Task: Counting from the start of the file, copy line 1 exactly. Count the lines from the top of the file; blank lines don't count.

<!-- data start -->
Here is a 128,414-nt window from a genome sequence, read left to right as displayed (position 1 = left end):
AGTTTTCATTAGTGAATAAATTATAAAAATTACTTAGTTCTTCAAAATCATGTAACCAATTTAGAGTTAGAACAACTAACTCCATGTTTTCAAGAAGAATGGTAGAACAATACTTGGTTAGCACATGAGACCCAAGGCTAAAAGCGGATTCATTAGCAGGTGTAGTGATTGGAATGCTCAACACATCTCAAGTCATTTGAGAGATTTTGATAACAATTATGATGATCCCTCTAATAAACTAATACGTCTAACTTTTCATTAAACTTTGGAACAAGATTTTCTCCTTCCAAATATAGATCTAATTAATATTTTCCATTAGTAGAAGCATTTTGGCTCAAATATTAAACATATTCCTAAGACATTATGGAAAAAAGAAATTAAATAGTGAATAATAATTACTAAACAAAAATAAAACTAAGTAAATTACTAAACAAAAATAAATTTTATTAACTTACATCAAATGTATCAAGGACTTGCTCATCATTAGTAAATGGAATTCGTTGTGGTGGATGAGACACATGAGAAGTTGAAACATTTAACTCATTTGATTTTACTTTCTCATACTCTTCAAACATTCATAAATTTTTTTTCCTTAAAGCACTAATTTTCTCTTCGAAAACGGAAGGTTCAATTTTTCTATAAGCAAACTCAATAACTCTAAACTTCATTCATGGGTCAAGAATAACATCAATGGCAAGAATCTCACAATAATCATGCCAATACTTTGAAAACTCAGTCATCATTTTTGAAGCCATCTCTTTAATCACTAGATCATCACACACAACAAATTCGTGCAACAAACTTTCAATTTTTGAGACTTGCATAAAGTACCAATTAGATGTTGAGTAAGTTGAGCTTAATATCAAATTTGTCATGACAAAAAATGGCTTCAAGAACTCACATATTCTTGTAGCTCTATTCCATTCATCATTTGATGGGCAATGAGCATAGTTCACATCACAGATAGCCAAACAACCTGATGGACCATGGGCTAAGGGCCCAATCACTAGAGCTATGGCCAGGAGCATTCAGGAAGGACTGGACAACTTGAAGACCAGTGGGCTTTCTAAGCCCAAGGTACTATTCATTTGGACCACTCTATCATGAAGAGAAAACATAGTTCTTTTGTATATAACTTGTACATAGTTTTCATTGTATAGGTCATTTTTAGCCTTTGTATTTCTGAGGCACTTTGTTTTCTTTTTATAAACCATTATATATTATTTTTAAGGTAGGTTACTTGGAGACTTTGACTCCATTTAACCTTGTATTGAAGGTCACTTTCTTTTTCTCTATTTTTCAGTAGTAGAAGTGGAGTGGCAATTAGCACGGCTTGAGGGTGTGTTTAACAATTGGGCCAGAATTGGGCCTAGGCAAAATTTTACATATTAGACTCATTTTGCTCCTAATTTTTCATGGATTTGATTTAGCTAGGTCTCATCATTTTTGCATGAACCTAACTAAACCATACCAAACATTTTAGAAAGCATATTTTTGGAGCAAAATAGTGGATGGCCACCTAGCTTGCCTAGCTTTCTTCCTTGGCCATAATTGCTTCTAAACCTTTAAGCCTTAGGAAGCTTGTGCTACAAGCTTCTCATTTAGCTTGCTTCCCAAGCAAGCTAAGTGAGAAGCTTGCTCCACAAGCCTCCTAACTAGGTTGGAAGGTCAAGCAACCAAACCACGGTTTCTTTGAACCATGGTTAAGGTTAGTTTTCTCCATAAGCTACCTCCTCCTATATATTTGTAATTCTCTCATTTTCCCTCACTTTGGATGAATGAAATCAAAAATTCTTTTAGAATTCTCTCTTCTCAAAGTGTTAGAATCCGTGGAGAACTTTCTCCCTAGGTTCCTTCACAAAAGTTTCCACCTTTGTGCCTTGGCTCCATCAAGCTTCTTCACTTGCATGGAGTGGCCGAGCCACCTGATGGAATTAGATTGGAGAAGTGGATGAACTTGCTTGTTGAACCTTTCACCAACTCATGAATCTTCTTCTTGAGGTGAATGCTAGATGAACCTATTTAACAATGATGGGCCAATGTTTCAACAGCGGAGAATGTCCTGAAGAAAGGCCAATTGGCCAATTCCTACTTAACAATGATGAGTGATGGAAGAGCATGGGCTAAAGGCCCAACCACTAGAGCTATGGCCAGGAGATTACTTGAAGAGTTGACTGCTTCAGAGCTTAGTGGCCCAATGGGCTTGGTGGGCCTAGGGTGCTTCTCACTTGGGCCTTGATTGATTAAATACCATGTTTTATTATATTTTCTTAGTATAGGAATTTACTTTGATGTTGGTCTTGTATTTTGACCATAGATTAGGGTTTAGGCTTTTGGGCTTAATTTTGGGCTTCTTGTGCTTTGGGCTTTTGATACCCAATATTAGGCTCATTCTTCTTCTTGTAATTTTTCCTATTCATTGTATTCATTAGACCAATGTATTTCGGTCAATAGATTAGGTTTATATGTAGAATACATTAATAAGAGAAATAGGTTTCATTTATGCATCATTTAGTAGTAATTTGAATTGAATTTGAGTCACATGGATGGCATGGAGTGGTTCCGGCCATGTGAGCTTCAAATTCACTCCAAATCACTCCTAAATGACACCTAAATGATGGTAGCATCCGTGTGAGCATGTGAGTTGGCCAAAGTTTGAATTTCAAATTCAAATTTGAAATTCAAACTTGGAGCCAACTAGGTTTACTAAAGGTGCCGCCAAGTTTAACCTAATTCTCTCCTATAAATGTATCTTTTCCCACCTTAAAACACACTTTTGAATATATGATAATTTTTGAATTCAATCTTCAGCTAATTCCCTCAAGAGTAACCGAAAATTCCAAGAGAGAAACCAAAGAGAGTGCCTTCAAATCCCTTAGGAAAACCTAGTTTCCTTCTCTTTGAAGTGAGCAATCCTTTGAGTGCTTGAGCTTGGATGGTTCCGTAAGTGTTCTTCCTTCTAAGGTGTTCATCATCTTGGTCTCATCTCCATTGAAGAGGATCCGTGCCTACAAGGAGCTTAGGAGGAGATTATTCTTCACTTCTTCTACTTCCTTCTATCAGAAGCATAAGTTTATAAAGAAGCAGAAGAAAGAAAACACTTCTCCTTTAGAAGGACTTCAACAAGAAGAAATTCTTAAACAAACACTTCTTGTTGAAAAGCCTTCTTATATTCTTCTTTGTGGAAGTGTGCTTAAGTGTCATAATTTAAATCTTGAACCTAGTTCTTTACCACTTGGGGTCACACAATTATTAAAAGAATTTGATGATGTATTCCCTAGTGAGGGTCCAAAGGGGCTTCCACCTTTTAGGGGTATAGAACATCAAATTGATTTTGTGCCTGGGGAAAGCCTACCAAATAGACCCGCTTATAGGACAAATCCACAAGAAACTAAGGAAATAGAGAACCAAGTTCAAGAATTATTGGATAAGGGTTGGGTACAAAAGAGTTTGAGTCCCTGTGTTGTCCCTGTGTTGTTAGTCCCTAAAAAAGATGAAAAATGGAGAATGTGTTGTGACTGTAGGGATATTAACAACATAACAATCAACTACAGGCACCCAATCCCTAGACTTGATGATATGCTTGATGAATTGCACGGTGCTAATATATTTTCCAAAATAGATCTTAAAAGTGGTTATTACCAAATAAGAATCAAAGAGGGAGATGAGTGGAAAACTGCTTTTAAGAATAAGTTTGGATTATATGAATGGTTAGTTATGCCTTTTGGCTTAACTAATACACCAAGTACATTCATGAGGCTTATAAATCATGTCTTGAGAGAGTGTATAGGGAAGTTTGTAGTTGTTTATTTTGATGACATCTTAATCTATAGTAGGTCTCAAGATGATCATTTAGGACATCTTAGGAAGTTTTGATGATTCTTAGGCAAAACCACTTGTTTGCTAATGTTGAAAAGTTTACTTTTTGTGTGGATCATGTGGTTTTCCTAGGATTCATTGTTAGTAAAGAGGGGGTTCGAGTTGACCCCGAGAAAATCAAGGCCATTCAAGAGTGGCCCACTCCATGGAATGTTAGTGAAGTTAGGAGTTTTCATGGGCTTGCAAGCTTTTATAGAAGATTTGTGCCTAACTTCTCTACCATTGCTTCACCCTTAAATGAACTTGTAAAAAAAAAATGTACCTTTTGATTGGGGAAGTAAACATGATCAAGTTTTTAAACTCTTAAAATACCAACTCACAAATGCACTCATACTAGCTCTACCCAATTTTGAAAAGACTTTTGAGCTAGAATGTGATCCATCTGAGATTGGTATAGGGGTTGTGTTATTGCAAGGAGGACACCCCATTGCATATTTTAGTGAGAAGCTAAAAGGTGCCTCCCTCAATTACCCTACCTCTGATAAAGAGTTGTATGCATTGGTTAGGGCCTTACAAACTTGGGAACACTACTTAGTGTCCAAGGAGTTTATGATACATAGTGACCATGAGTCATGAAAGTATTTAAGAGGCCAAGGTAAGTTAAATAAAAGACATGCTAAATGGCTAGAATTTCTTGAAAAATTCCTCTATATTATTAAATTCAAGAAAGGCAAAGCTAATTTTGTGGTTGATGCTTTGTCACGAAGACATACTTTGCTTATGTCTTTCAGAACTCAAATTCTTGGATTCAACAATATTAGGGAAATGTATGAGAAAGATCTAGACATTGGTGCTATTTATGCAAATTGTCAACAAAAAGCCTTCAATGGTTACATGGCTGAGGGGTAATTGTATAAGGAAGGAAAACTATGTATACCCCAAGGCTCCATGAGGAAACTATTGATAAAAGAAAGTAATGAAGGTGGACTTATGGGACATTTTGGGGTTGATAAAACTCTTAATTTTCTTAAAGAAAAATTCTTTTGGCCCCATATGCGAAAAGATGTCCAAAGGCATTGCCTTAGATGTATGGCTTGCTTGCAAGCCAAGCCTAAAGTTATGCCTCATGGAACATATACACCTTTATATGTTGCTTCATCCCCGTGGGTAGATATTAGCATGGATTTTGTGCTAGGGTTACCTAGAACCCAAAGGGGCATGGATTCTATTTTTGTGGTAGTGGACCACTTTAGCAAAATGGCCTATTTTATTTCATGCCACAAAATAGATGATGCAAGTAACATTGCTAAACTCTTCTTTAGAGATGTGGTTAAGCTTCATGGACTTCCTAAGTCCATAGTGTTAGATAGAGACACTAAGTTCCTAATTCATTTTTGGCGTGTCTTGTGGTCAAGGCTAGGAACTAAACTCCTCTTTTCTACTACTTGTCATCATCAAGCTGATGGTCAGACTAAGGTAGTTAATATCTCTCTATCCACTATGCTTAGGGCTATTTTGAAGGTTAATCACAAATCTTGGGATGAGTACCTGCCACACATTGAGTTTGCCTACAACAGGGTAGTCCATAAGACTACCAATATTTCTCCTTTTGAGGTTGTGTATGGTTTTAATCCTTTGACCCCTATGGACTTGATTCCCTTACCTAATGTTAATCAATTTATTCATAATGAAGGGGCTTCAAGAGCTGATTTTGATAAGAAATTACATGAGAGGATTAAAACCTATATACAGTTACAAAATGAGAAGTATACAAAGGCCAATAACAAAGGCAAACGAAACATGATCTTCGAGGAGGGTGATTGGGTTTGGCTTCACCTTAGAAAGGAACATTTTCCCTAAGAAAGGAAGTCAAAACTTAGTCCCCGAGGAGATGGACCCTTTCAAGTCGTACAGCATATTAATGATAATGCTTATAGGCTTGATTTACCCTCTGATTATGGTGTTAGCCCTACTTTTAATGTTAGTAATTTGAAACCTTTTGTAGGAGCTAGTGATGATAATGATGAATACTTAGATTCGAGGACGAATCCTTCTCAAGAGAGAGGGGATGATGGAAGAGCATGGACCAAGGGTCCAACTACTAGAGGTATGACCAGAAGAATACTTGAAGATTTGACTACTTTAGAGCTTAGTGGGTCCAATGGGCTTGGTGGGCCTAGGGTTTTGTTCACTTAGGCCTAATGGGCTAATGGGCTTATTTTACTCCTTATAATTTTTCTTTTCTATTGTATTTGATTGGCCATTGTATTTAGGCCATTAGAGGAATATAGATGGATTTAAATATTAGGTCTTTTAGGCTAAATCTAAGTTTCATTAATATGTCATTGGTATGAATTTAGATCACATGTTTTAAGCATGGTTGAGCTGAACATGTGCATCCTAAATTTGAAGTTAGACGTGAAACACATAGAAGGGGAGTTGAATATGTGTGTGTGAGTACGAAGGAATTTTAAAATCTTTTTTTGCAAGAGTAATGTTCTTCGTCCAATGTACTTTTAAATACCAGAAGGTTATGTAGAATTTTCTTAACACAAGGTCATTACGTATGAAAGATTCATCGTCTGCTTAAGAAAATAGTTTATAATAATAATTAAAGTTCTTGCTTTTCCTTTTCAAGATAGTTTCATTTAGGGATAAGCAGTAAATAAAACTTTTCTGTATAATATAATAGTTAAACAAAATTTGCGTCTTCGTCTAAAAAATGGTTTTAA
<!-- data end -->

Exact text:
Here is a 128,414-nt window from a genome sequence, read left to right as displayed (position 1 = left end):